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What was your life like 10 years ago?

Goodchild

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Report this Dec. 06 2009, 4:21 am

Hows thing MS? How's the JMcC thing holding up for you?

Cruervo

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Report this Dec. 06 2009, 4:24 am

Well, I was 10 and going to grade school. Now I'm deploying in 4 months...

Cruervo

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Report this Dec. 06 2009, 4:40 am

Quote (MarmaladeSkies @ Dec. 05 2009, 5:37 am)
Quote (Cruervo @ Dec. 06 2009, 1:24 am)
Well, I was 10 and going to grade school. Now I'm deploying in 4 months...

Wishing you lots of luck, I hope things will go well for you...

How has it been different for you?

Goodchild

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Report this Dec. 06 2009, 4:42 am

Quote (MarmaladeSkies @ Dec. 06 2009, 12:36 am)
Quote (Goodchild @ Dec. 06 2009, 1:21 am)
Hows thing MS? How's the JMcC thing holding up for you?

Hey, things are good, just busy with stuff like school. :) How are you?

Sorry, just need a quick clarification, hope it's not a stupid question--JMcC? Is that Macca-related?

I for some reason gel Paul and John together?

Sorry bud.

Good otherwise, things are quickly changing for me.  :)

Any plans outside of the obvious?

:)

Cruervo

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POSTS: 5659

Report this Dec. 06 2009, 4:51 am

Quote (MarmaladeSkies @ Dec. 05 2009, 5:49 am)
Quote (Cruervo @ Dec. 06 2009, 1:40 am)
How has it been different for you?

Well, 10 years ago, I was 16. I was still living under my parents' roof, never had a boyfriend, and I swore up and down I would never get into anything science-related. I thought I was only going to major in the humanities in school. Oh yeah, and I didn't give a flip about "Star Trek." Who the hell watches that (my mentality back then)?

Now I'm married to a hardcore math and science nerd, I'm pursuing a master of science degree in graduate school, and I'm a Trekkie (mostly TOS but TNG too). I was reflecting on all of this and I feel that the 16 year old version of myself would be shocked to see how things have changed. :laugh:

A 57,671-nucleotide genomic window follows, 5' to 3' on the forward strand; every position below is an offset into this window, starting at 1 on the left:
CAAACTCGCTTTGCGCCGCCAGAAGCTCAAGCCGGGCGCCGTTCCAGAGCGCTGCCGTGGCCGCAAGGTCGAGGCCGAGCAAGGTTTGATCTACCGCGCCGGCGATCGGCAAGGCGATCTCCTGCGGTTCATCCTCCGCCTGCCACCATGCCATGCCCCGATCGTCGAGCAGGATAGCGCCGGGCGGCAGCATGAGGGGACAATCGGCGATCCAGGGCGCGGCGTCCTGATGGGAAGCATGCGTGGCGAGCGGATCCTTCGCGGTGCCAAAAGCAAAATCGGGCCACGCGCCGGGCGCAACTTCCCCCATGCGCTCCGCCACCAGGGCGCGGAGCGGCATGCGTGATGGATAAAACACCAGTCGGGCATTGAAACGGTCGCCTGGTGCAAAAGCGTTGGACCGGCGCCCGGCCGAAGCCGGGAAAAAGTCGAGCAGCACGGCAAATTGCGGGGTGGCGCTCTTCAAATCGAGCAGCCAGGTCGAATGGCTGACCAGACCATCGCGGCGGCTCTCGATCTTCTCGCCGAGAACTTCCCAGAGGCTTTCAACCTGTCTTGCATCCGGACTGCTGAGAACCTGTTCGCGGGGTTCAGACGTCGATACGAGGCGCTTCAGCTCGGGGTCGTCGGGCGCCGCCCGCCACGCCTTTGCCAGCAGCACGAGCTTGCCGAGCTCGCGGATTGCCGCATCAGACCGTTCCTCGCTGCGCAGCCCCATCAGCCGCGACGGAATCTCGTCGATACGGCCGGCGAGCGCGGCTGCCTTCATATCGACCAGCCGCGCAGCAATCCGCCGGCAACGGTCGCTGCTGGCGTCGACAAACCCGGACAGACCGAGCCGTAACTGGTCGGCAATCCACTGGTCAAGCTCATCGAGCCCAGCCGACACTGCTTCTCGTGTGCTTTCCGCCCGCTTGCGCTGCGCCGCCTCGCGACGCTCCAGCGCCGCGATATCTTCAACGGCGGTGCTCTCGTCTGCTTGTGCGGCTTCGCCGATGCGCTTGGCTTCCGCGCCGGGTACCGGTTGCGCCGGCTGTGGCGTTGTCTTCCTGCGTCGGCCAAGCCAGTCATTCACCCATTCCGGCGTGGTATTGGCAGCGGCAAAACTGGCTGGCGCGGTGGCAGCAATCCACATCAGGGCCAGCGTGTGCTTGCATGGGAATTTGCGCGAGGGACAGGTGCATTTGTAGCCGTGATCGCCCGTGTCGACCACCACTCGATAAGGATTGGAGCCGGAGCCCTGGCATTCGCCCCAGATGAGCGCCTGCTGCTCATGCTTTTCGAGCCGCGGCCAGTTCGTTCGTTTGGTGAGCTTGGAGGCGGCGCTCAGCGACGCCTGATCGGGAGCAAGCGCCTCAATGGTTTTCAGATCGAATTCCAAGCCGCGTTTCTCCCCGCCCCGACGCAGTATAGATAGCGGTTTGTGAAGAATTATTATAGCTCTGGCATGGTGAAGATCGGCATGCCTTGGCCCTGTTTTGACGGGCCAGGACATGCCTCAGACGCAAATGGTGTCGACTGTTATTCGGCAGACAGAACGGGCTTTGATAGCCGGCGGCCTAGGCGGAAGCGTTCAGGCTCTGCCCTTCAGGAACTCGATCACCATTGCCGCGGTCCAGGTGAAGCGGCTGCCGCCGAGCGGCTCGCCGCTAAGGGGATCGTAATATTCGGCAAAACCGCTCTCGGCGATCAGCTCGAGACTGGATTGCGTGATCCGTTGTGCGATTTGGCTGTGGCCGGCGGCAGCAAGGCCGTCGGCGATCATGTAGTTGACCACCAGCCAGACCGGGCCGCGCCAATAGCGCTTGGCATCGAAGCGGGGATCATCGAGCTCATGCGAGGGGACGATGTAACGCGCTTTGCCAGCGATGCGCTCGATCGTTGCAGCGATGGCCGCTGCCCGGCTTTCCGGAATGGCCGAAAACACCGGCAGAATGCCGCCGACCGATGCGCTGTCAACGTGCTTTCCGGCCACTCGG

Wow. Im pursuing an International Relations major myself

Cruervo

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Report this Dec. 06 2009, 4:57 am

Quote (MarmaladeSkies @ Dec. 05 2009, 5:54 am)
Quote (Cruervo @ Dec. 06 2009, 1:51 am)
Wow. Im pursuing an International Relations major myself

That has always sounded like an interesting major to me. I'm assuming you'd have to take lots of different languages too?

No, just your area of focus. I'm actually a little worried about that part because I am rated to have almost zero aptitude for other languages. But I love studying other cultures and understanding how other people think.

Goodchild

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POSTS: 6041

Report this Dec. 06 2009, 4:58 am

Quote (MarmaladeSkies @ Dec. 06 2009, 12:52 am)
Quote (Goodchild @ Dec. 06 2009, 1:42 am)
Quote (MarmaladeSkies @ Dec. 06 2009, 12:36 am)
Quote (Goodchild @ Dec. 06 2009, 1:21 am)
Hows thing MS? How's the JMcC thing holding up for you?

Hey, things are good, just busy with stuff like school. :) How are you?

Sorry, just need a quick clarification, hope it's not a stupid question--JMcC? Is that Macca-related?

I for some reason gel Paul and John together?

Sorry bud.

Good otherwise, things are quickly changing for me. ?:)

Any plans outside of the obvious?

:)

Haha, it's okay. I still heart Paul McCartney, always will. ;) He is my longest-running celebrity crush!

What is changing quickly in your life?

As of right now, I'm not planning anything too interesting. Just getting through what needs to be done and am hoping for a relaxing winter break. :)